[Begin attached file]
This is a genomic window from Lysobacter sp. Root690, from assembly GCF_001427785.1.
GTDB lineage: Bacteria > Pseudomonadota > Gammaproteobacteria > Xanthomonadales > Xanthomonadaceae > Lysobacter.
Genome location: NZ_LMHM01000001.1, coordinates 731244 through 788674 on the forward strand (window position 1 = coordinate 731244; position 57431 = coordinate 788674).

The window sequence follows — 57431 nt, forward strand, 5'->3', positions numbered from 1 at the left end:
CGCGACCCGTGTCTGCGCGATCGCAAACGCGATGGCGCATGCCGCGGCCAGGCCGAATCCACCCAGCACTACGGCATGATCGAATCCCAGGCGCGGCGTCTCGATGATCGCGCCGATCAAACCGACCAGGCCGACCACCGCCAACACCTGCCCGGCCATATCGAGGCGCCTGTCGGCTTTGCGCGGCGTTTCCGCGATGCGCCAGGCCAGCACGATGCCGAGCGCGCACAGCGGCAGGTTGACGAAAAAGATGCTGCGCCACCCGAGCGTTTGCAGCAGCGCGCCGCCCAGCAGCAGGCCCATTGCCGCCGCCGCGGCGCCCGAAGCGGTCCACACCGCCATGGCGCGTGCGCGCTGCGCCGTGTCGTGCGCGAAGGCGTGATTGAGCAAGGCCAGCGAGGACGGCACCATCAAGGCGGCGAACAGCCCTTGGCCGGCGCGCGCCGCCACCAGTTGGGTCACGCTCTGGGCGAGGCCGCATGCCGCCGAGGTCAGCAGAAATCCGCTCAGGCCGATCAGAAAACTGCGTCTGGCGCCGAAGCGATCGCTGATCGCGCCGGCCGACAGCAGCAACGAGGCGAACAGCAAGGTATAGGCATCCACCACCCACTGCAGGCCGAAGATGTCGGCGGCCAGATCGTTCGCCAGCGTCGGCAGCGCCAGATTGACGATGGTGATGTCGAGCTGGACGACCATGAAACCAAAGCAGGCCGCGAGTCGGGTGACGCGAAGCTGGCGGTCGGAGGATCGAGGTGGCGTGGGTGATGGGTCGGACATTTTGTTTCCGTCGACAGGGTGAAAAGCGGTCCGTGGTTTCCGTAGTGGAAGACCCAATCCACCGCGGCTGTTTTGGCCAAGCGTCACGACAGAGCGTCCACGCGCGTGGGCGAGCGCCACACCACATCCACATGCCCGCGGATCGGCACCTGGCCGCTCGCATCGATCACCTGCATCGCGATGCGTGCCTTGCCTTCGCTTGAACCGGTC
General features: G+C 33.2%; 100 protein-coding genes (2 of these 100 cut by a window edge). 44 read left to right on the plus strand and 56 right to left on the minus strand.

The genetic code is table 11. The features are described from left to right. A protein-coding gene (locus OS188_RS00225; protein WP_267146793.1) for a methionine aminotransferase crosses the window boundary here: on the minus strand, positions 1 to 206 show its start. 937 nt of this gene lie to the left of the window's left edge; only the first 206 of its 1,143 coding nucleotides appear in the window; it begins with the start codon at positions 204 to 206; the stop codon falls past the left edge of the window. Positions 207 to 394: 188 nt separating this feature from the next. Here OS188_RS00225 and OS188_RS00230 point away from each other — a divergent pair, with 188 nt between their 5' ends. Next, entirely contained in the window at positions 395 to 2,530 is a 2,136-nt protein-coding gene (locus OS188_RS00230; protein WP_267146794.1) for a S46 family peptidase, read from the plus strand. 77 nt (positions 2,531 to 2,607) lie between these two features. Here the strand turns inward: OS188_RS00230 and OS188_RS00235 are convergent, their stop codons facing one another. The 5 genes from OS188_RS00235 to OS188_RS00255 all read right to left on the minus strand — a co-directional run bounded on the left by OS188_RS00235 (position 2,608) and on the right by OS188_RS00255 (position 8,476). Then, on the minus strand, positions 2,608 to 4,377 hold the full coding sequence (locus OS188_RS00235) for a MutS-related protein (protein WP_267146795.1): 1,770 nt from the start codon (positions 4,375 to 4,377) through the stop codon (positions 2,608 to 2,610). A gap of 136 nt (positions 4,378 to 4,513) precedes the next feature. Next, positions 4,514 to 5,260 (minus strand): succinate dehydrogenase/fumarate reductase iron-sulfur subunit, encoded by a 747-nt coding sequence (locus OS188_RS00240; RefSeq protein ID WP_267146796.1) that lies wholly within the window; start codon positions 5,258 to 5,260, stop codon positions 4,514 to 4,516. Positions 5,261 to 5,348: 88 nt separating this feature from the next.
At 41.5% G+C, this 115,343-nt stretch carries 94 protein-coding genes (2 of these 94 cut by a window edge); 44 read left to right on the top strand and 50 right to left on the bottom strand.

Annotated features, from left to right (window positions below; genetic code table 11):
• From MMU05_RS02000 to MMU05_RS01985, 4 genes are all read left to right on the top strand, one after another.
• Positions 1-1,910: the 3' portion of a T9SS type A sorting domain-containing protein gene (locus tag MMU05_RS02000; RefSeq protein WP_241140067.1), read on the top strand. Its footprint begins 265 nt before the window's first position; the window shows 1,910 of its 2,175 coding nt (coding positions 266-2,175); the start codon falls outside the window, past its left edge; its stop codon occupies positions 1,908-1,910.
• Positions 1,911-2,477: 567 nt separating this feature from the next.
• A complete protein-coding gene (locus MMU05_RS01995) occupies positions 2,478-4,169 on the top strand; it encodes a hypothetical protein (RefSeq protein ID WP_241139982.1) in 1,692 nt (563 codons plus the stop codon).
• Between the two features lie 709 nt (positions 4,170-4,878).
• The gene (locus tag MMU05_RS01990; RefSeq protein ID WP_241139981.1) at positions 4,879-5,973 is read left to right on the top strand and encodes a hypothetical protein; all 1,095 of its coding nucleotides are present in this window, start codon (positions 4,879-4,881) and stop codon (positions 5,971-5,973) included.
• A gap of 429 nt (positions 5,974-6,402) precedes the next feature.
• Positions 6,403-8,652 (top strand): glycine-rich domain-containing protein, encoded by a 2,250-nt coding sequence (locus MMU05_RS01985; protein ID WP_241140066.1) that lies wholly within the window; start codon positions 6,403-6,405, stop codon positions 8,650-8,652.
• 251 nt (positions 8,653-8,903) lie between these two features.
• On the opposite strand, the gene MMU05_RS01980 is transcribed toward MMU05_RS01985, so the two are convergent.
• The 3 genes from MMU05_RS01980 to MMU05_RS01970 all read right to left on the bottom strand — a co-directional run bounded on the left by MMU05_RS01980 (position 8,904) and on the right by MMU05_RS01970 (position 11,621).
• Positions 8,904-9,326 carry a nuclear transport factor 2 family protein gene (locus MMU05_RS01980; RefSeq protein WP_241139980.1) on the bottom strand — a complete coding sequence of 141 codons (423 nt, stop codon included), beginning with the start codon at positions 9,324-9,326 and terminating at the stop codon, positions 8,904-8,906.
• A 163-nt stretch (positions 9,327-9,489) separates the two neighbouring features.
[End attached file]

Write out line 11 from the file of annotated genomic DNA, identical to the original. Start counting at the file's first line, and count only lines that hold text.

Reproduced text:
• Positions 1-1,910: the 3' portion of a T9SS type A sorting domain-containing protein gene (locus tag MMU05_RS02000; RefSeq protein WP_241140067.1), read on the top strand. Its footprint begins 265 nt before the window's first position; the window shows 1,910 of its 2,175 coding nt (coding positions 266-2,175); the start codon falls outside the window, past its left edge; its stop codon occupies positions 1,908-1,910.